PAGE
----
In 338 B.C. King Philip of Macedon conquered Greece; a few years later, his son Alexander -- whom history remembers as Alexander the Great -- set off to conquer the world. Today, more and more visitors are heading north to see Pella, Vergina, and Dion, the cluster of ancient sites most closely associated with these two famous Macedonians. If you can only visit one of these sites, head for Vergina if you like monumental tombs and glittering gold, Pella, if you'd like to try to decipher the remains of a now landlocked ancient port town, and Dion, if you want to wander around a lush green site that seems more like a picnic spot than the enormous army training ground where young Alexander himself bivouacked. Of the three, Vergina is usually by far the most crowded, due to its close connection with King Philip.

Greek interest in Macedonia has been intense since 1991 when, just across the border, the former Yugoslavian district of Macedonia proclaimed itself a republic. How dare these non-Greeks take the name of Macedonia, Greeks asked -- forgetting that their own ancestors had not considered Philip of Macedon a Greek! Most Greeks remain furious that Philip's best-known royal symbol -- a star with 16 rays -- was put on the new Former Yugoslav Republic of Macedonia's flag. Things calmed down after the new Republic of Macedonia (FYROM) changed its flag, but this issue has not gone away: When President Obama and Prime Minister Karamanlis met in 2009, discussion of rights to use the name of Macedonia was on the agenda.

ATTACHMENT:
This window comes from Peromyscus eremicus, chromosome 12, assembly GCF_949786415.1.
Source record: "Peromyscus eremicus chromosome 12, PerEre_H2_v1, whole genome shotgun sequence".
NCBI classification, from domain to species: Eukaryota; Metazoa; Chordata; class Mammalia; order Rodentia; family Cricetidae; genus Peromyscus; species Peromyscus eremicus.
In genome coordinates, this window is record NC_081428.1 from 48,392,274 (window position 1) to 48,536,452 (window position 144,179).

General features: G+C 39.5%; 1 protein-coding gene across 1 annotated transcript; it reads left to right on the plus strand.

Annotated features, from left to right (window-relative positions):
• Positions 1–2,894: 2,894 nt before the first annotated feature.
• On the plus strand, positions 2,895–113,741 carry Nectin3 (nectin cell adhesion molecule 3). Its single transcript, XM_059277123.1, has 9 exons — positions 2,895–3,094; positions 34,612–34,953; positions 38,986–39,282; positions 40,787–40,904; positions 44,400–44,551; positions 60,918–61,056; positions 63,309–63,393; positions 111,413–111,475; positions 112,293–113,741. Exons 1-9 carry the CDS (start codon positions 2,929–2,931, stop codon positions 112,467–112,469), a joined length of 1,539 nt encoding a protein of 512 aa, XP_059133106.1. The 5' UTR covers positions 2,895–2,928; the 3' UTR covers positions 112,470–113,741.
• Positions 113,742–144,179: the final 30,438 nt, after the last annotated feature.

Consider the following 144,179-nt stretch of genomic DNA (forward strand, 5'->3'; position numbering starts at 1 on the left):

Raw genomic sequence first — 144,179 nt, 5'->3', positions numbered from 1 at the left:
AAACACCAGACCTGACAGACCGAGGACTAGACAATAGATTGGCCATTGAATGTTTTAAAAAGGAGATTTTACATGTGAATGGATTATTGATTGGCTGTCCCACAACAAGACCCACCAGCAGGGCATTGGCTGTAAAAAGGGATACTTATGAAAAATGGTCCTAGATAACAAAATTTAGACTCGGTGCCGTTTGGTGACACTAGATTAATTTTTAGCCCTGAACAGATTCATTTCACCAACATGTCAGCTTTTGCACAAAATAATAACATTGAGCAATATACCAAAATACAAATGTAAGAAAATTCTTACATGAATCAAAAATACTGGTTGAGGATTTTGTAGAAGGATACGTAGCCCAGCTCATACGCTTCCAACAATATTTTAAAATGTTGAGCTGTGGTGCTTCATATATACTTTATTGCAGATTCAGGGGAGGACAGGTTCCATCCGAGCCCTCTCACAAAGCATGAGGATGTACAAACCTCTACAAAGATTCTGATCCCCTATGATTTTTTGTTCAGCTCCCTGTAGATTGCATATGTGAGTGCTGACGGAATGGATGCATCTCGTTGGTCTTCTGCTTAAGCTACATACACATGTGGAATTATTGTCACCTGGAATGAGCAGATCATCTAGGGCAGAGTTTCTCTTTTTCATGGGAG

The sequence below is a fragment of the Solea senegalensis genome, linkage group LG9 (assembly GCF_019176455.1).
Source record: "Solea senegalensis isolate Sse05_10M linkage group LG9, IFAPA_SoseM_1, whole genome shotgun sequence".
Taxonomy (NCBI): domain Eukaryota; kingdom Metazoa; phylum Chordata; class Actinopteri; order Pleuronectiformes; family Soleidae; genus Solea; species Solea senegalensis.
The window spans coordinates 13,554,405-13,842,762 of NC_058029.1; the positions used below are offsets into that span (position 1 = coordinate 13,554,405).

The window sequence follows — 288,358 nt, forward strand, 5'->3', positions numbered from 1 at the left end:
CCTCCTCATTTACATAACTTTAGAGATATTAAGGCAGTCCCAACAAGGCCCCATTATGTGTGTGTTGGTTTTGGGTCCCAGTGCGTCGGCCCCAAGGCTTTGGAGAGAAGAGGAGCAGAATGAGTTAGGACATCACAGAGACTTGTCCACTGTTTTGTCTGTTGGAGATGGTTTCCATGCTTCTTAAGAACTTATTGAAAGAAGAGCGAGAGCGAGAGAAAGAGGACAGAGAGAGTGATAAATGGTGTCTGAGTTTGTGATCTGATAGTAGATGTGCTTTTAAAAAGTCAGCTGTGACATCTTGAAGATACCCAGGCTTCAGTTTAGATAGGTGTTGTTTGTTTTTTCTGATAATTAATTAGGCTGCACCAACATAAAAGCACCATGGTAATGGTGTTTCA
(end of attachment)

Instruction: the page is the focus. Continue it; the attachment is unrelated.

Greece's ongoing determination to prove that there is only one Macedonia, and that it is Greek, has led the Greek Archaeological Service to redouble its efforts to excavate the Macedonian royal sites and build museums. And that, of course, means that there's much more to see aboveground than there was even a few years ago.